I completed a Master’s degree in Environmental Sciences here at the UEA in 2009 before starting a PhD in 2011. My MSc. dissertation focused on developing a probabilistic method for determining the distribution of habitable extrasolar planets around low mass M-type stars.

I am also a Fellow of the Royal Astronomical Society (FRAS), a member of the European Association of Geochemistry (EAG) and a Committee Member of the Astrobiology Society of Britain (ASB). I enjoy science writing and outreach, and maintain a personal blog ( where I write about astrobiology and exoplanets. My articles have been featured on sites accross the web, in professional print publications, and have also been shortlisted for national science writing awards in the past.


Twitter: @andrewrushby

Key Research Interests

My main research interests are in the fields of biogeochemistry and planetary habitability, in particular the history of the oxygen inventory of the Earth and how different factors affect the rise or decline of oxygen in planetary atmospheres. I am also interested in the emerging field of exoplanetary science and the use of habitability metrics and indices as a means of analysing and comparing the potential of these planets for supporting life.

My PhD

My PhD is formed around constructing Earth-system scale computer models to investigate the biogeochemical processes taking place both on the Earth and extrasolar planets. These models are driven by our understanding of the coupling between the large-scale, long term geological, chemical and biological processes that operate on the Earth, and how these feedback loops affect, and are affected by, the planetary environment. The inputs for this kind of model are derived from empirical evidence in the form of proxies: generally isotope ratios, biomarkers and geochemical signatures preserved in ancient rocks.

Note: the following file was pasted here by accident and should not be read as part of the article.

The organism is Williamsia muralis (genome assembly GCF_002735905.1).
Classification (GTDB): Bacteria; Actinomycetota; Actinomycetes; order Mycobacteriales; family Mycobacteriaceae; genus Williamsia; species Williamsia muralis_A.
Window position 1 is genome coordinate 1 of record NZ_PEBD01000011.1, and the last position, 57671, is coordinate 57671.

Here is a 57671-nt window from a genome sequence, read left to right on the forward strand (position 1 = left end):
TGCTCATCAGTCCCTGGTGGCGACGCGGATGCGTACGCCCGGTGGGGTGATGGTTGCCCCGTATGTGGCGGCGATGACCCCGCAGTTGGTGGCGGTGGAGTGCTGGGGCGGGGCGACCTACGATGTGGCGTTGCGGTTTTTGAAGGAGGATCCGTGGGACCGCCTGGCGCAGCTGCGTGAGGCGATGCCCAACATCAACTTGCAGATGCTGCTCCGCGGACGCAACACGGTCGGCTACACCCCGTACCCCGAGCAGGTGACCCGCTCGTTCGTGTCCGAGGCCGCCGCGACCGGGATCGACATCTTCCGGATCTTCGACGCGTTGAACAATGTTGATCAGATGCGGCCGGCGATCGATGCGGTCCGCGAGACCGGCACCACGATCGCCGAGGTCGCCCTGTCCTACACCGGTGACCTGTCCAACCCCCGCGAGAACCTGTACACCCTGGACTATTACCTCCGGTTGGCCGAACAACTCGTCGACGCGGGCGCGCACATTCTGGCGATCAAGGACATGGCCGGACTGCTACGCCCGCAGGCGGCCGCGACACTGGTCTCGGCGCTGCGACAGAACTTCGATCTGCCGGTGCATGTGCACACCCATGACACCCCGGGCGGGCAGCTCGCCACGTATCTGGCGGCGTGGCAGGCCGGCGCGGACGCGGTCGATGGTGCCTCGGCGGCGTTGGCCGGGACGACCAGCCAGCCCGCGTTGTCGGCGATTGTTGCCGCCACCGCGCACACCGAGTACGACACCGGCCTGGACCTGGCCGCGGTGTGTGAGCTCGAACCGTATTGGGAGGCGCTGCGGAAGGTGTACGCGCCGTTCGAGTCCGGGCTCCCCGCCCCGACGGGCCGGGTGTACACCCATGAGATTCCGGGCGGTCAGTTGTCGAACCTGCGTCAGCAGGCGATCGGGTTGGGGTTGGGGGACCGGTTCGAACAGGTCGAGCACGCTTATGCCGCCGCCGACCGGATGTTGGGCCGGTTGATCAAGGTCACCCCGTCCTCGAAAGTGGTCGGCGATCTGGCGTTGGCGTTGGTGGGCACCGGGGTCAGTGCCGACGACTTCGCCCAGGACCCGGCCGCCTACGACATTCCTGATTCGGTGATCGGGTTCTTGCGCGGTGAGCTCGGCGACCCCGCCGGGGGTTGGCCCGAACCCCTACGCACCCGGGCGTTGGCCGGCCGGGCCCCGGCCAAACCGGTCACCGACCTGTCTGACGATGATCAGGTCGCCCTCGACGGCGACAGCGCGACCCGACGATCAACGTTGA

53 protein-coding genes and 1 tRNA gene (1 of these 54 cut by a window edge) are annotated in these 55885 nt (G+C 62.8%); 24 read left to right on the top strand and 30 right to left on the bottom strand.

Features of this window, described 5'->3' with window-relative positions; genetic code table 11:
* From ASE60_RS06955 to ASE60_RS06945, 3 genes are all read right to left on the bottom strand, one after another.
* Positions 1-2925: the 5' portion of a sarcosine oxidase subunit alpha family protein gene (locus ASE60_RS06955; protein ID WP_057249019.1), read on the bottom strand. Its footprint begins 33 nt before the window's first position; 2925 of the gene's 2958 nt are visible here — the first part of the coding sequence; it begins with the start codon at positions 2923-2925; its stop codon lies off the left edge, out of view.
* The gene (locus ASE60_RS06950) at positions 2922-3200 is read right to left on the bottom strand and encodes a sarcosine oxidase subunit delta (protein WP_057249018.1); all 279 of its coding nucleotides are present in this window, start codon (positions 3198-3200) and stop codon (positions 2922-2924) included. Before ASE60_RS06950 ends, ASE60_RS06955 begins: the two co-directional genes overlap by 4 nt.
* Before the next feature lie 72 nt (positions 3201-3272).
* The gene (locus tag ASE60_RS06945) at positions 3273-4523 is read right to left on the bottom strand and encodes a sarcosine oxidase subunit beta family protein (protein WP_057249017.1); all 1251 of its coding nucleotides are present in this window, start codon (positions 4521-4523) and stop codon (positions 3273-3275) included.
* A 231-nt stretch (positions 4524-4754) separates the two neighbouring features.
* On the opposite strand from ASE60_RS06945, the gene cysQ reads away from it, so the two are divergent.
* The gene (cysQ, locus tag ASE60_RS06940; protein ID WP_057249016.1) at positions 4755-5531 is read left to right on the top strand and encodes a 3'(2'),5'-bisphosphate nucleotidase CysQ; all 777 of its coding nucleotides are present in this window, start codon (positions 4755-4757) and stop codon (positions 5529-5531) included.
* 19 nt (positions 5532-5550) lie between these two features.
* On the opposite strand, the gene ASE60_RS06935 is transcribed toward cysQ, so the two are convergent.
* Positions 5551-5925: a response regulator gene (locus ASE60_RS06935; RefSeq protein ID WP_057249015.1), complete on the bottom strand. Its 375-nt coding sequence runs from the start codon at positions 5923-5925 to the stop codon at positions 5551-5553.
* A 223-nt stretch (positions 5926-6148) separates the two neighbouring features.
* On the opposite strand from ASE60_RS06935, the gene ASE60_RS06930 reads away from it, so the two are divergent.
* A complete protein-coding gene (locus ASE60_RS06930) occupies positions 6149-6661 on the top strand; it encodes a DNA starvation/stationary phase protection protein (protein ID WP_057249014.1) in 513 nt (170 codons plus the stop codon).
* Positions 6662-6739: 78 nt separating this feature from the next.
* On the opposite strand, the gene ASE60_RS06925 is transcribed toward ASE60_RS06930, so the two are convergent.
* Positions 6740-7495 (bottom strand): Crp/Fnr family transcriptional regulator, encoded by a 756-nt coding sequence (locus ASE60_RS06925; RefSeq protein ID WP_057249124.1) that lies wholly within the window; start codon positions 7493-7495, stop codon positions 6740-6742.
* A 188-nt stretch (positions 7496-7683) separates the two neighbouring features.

By stripping away the engrained complexity and rigidity of the models previously developed in this area I hope to be able to produce an effective yet flexible means of visualising and understanding the factors that control the abundance of atmospheric oxygen, and how these processes may differ under different planetary conditions.


Rushby, A.J., Claire, M.W., Osborn, H., Watson, A.J., (2013) Habitable Zone Lifetimes of Exoplanets around Main Sequence Stars. Astrobiology (13) 9 pp.833 – 849

Rushby, A.J. (2013) A multiplicity of worlds: Other habitable planets. Significance (10) 5 pp.11 – 15

Conference Proceedings:  

Rushby, A.J., Claire, M.W., Osborn, H., Watson, A.J., (2013) Habitable Zone Lifetimes of Exoplanets around Main Sequence Stars. Molecules and Life in Extremes: UK Astrobiology Society Conference 2013 (ASB5). 17 – 19th April 2013, University of Edinburgh

Rushby, A.J., Claire, M.W., Osborn, H., Watson, A.J., (2012) Quantifying Habitability Through Time. NASA Astrobiology Graduate Conference 2012 (AbGradCon12). 28 – 31st August 2012, California Institute of Technology.

Rushby, A.J., Watson, A.J., Claire, M.W (2012) Planetary oxidation and the biogeochemistry of exoplanets. Goldschmidt 2012. 24 – 29th June 2012, Montreal.

Rushby, A.J., Watson, A.J., Claire, M.W (2012) Dwell Time Index: A New Habitability Metric for Astrobiology. NASA Astrobiology Science Conference 2012 (AbSciCon12). 16 – 20th April 2012, Georgia Institute of Technology.


Research Group Membership

My supervisory team consists of Dr Martin Johnson (UEA, Professor Andrew Watson (Exeter) and Dr Mark Claire (St Andrews).